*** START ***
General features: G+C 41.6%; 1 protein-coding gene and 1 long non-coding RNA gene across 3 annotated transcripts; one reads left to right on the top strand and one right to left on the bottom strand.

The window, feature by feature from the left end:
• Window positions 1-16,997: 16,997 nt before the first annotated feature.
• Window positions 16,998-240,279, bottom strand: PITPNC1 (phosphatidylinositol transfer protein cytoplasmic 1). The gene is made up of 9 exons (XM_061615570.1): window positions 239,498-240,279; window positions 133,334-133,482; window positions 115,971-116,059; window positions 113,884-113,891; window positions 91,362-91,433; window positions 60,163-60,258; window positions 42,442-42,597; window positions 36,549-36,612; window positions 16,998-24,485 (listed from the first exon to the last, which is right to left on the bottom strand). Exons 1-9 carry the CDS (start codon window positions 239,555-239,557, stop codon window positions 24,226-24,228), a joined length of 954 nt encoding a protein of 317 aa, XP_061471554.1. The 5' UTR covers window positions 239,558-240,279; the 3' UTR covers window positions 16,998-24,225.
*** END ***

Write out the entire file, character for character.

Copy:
General features: G+C 41.6%; 1 protein-coding gene and 1 long non-coding RNA gene across 3 annotated transcripts; one reads left to right on the top strand and one right to left on the bottom strand.

The window, feature by feature from the left end:
• Window positions 1-16,997: 16,997 nt before the first annotated feature.
• Window positions 16,998-240,279, bottom strand: PITPNC1 (phosphatidylinositol transfer protein cytoplasmic 1). The gene is made up of 9 exons (XM_061615570.1): window positions 239,498-240,279; window positions 133,334-133,482; window positions 115,971-116,059; window positions 113,884-113,891; window positions 91,362-91,433; window positions 60,163-60,258; window positions 42,442-42,597; window positions 36,549-36,612; window positions 16,998-24,485 (listed from the first exon to the last, which is right to left on the bottom strand). Exons 1-9 carry the CDS (start codon window positions 239,555-239,557, stop codon window positions 24,226-24,228), a joined length of 954 nt encoding a protein of 317 aa, XP_061471554.1. The 5' UTR covers window positions 239,558-240,279; the 3' UTR covers window positions 16,998-24,225.